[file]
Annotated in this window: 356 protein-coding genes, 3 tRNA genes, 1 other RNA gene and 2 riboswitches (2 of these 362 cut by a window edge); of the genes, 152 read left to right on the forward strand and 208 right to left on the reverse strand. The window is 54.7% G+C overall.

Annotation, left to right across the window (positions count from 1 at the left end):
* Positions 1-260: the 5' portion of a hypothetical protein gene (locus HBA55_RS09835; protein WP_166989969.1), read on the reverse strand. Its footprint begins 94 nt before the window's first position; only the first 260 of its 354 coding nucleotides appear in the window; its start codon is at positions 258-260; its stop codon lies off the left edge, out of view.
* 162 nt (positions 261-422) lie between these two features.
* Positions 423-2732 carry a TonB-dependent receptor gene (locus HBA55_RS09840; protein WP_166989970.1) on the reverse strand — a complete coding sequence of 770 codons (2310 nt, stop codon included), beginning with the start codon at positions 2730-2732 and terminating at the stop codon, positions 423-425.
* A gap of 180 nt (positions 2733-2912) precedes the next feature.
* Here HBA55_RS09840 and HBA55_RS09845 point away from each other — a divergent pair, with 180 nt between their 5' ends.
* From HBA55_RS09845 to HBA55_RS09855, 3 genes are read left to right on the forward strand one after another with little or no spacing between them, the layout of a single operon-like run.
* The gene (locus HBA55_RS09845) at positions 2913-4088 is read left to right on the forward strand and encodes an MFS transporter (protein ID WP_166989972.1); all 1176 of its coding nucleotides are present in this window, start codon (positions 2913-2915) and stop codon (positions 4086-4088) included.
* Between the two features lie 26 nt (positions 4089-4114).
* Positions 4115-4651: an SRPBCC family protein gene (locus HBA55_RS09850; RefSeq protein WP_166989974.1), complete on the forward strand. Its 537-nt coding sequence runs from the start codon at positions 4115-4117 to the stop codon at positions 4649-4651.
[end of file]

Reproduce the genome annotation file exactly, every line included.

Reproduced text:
Annotated in this window: 356 protein-coding genes, 3 tRNA genes, 1 other RNA gene and 2 riboswitches (2 of these 362 cut by a window edge); of the genes, 152 read left to right on the forward strand and 208 right to left on the reverse strand. The window is 54.7% G+C overall.

Annotation, left to right across the window (positions count from 1 at the left end):
* Positions 1-260: the 5' portion of a hypothetical protein gene (locus HBA55_RS09835; protein WP_166989969.1), read on the reverse strand. Its footprint begins 94 nt before the window's first position; only the first 260 of its 354 coding nucleotides appear in the window; its start codon is at positions 258-260; its stop codon lies off the left edge, out of view.
* 162 nt (positions 261-422) lie between these two features.
* Positions 423-2732 carry a TonB-dependent receptor gene (locus HBA55_RS09840; protein WP_166989970.1) on the reverse strand — a complete coding sequence of 770 codons (2310 nt, stop codon included), beginning with the start codon at positions 2730-2732 and terminating at the stop codon, positions 423-425.
* A gap of 180 nt (positions 2733-2912) precedes the next feature.
* Here HBA55_RS09840 and HBA55_RS09845 point away from each other — a divergent pair, with 180 nt between their 5' ends.
* From HBA55_RS09845 to HBA55_RS09855, 3 genes are read left to right on the forward strand one after another with little or no spacing between them, the layout of a single operon-like run.
* The gene (locus HBA55_RS09845) at positions 2913-4088 is read left to right on the forward strand and encodes an MFS transporter (protein ID WP_166989972.1); all 1176 of its coding nucleotides are present in this window, start codon (positions 2913-2915) and stop codon (positions 4086-4088) included.
* Between the two features lie 26 nt (positions 4089-4114).
* Positions 4115-4651: an SRPBCC family protein gene (locus HBA55_RS09850; RefSeq protein WP_166989974.1), complete on the forward strand. Its 537-nt coding sequence runs from the start codon at positions 4115-4117 to the stop codon at positions 4649-4651.